By Greg Barnes
Licensed child care centers in North Carolina will now have to test for lead in their tap water.
The N.C. Commission for Public Health has adopted a rule requiring the testing after research by Durham-based RTI International found that one in six taps for drinking or cooking water at the centers it tested exceeded federal standards for lead.
The rule took effect last Tuesday.
Even low levels of lead exposure to children can damage their nervous systems and cause learning disabilities, stunted growth, hearing loss, low IQ and impaired formation and function of blood cells.
An estimated 230,000 children attend nearly 4,600 licensed child care centers across North Carolina.
“This is a big win for young children in our state,” Vikki Crouse, health program associate at NC Child, said in a news release. “One of the simplest things we can do to promote children’s healthy brain development is to make sure their drinking water is free from lead.”
Crouse helped lead statewide advocacy for the new rule.
Lead at a glance
Lead at a glance
The rule will require licensed child care centers in the state to conduct lead tests on all taps used for drinking and food preparation every three years. Lead must be removed if it is found to exceed the federal standard of 15 parts per billion.
One year to test
Because no level of lead exposure is good for children, state officials urge that the centers take precautionary measures to remove lead whenever it is detected in their taps.
The child care centers will have a year to get their water tested. The testing will be free the first year because the N.C. Department of Health and Human Services has secured a federal grant to cover the costs. Additional grant funding may become available in the future, according to the news release from NC Child and RTI International.
The release says low-cost ways centers can eliminate lead include:
- Replacing an old faucet with one that does not contain lead.
- Fixing clogged water pipes.
- Installing and maintaining a certified water filter on the tap. Water filters that are certified to remove lead carry an NSF/ANSI 53 seal.
- Installing and maintaining a water fountain or bottle filling station with a certified water filter.
RTI International, an independent nonprofit research organization, tested 86 child care centers in four Piedmont counties and found at least one tap at 16 percent of the buildings contained lead levels exceeding the federal standard. Ninety-seven percent of the buildings had detectable levels of lead.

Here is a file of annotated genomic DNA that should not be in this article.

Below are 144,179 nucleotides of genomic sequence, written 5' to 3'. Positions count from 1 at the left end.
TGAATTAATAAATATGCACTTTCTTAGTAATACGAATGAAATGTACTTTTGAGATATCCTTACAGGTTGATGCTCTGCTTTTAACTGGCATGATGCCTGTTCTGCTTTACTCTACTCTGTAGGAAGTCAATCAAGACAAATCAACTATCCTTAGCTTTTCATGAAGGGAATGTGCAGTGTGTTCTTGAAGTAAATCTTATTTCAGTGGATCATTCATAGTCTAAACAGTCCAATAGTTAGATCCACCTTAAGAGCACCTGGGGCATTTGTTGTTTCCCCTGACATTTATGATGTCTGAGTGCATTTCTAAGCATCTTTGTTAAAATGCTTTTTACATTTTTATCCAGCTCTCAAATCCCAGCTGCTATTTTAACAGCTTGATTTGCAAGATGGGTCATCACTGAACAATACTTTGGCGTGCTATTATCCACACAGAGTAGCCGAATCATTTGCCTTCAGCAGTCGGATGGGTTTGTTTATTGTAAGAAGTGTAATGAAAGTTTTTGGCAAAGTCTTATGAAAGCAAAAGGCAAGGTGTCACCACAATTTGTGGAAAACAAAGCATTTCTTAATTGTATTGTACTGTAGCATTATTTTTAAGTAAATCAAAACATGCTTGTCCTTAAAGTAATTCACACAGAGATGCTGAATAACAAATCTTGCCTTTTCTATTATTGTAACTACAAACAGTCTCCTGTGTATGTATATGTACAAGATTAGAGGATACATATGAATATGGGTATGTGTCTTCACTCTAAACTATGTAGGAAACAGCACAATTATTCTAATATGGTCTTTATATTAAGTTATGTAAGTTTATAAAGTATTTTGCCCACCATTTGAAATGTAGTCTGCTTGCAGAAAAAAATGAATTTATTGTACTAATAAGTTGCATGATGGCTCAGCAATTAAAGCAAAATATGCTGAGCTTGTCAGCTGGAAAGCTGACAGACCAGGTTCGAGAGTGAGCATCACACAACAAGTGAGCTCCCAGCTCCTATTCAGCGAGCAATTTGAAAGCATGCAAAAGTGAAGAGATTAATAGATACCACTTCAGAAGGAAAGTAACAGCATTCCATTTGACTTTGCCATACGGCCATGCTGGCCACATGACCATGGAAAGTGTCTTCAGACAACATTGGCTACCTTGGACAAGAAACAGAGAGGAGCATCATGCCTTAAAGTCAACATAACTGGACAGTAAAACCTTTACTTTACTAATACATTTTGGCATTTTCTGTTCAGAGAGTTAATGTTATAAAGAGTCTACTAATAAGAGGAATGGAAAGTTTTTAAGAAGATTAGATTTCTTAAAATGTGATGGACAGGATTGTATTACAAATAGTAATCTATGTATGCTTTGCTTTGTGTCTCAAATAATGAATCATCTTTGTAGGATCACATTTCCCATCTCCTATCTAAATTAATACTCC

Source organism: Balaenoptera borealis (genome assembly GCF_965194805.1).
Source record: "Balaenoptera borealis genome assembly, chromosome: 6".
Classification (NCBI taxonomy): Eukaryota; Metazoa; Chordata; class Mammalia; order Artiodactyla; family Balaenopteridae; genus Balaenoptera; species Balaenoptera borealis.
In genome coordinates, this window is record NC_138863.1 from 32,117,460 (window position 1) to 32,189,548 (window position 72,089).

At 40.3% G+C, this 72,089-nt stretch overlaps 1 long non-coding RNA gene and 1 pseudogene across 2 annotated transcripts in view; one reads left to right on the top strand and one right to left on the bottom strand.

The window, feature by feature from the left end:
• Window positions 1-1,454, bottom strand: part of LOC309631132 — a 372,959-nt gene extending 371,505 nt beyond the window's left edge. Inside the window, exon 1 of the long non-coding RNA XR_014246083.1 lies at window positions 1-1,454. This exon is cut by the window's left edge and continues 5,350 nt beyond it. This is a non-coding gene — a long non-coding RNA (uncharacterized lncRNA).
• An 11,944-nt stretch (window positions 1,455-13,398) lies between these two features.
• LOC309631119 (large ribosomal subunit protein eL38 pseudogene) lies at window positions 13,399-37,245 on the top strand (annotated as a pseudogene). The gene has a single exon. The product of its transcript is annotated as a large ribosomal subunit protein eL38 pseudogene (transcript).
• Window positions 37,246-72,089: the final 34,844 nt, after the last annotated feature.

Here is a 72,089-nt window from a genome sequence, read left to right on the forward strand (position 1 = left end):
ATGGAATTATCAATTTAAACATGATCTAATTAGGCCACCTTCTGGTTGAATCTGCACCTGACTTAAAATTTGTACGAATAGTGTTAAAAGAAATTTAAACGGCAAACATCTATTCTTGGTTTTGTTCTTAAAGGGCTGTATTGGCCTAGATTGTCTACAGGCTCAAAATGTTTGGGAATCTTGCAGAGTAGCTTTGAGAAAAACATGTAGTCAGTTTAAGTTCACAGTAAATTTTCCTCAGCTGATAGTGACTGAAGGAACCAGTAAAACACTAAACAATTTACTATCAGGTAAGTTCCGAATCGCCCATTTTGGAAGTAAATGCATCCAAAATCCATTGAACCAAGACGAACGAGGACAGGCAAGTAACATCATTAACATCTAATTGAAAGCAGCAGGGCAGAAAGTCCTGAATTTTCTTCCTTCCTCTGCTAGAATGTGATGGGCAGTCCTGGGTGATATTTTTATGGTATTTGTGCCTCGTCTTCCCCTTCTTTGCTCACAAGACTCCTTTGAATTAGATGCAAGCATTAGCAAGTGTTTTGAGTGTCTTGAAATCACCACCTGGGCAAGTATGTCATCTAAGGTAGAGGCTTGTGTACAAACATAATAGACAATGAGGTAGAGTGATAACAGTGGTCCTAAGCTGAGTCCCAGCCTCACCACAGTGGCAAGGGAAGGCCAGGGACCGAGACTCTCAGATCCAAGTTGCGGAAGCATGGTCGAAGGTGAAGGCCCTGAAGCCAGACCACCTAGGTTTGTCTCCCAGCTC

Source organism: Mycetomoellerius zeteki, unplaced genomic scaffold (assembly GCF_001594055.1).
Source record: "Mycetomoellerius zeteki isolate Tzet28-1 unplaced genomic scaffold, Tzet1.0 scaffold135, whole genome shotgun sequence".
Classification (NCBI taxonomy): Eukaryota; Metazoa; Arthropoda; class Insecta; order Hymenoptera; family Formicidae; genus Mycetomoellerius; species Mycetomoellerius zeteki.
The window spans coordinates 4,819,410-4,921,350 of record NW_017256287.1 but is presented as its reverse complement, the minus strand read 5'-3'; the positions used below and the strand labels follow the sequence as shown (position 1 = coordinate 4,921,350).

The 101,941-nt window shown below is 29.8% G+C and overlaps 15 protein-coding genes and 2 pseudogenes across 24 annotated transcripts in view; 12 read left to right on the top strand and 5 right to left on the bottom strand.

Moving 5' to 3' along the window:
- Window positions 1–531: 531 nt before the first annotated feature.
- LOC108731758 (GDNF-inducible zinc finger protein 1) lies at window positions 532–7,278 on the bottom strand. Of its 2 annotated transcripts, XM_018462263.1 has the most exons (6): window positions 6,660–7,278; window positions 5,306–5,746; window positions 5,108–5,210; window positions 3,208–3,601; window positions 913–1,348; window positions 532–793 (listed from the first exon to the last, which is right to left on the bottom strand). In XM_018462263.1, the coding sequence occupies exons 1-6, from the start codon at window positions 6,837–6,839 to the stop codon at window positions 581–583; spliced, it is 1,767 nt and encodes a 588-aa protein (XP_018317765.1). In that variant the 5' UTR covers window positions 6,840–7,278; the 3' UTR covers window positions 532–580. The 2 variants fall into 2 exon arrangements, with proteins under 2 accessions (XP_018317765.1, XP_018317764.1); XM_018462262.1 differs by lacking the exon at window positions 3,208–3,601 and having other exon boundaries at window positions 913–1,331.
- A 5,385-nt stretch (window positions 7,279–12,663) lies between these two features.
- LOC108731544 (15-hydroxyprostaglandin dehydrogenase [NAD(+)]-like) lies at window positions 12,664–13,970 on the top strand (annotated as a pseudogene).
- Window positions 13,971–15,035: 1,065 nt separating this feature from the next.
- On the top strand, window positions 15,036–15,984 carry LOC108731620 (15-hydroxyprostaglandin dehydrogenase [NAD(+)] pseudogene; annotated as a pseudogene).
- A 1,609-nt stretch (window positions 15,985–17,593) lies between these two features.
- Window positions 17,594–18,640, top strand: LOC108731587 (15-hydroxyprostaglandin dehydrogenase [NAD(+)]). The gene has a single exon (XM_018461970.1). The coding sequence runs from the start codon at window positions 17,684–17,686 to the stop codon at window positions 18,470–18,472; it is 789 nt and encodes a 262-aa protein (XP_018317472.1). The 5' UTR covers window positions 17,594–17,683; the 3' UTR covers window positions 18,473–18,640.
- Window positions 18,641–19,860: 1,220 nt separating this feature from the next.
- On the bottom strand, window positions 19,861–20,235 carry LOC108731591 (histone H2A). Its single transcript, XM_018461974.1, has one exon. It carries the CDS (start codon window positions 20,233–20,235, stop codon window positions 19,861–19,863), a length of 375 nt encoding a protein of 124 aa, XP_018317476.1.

The U.S. Environmental Protection Agency requires drinking water to contain less than 15 parts per billion of lead when it leaves municipal water treatment plants. But that regulation doesn’t govern the water when it enters homes or buildings, many of which have pipes or faucets containing lead joints. That lead often leaches into the tap water.
The EPA banned materials containing lead from plumbing in 1988, but many older structures still contain it. The EPA emphasizes that no level of lead in drinking water is safe, especially for young children.
Lawmakers’ efforts futile
State lawmakers have tried unsuccessfully for years to pass legislation that would require lead testing at all of the state’s licensed day cares and public schools. The latest bill, introduced in March by state Rep. Henry Warren (R-Salisbury), died in committee.
Two months before Warren’s bill was filed, Tom Vitaglione, a senior fellow at NC Child, said he was not optimistic that the bill would survive.
Speaking at a conference in January, Vitaglione and Ed Norman, head of Children’s Environmental Health with the state Department of Health and Human Services, said they would ask the N.C. Commission for Public Health to approve a rule governing lead in water at licensed child care centers.
“We are delighted,” Vitaglione said Wednesday about the rule’s approval. “It was a long haul. We feel good that the kids are going to be protected.”
Vitaglione said he was also pleased that the NC Licensed Child Care Association supported the rule and was instrumental in helping get it approved.
Kevin Campbell, president of the association, couldn’t be reached for comment last week. In January, Campbell said the association supported the rule but thought it should pertain only to centers built before 1988, when the federal lead ban took effect.
Campbell said he also worried about costs for lead abatement and the potential harm to the reputation of centers where excessive lead is found, even if it is quickly removed.
Vitaglione said about 1,200 of the 4,600 licensed child care centers in the state are in public schools, typically as pre-K or Head Start programs. While those programs will have to adhere to the new rule, it doesn’t extend to the tap water throughout the schools where they are housed.
However, Vitaglione said, one benefit is that many of those programs use their schools’ cafeterias, which will have to abide by the rule.
Vitaglione said the groups that sought the rule for child care centers — and not public schools — did so because the young ages of the children created the greatest need. He said he hopes the new rule will start a groundswell of support to extend it to public schools.
“The best way to get things done is for the communities to rise up and say ‘We want to get this done,’ ” Vitaglione said.
Duke University’s Environmental Law and Policy Clinic contributed research and analysis to develop the new rule.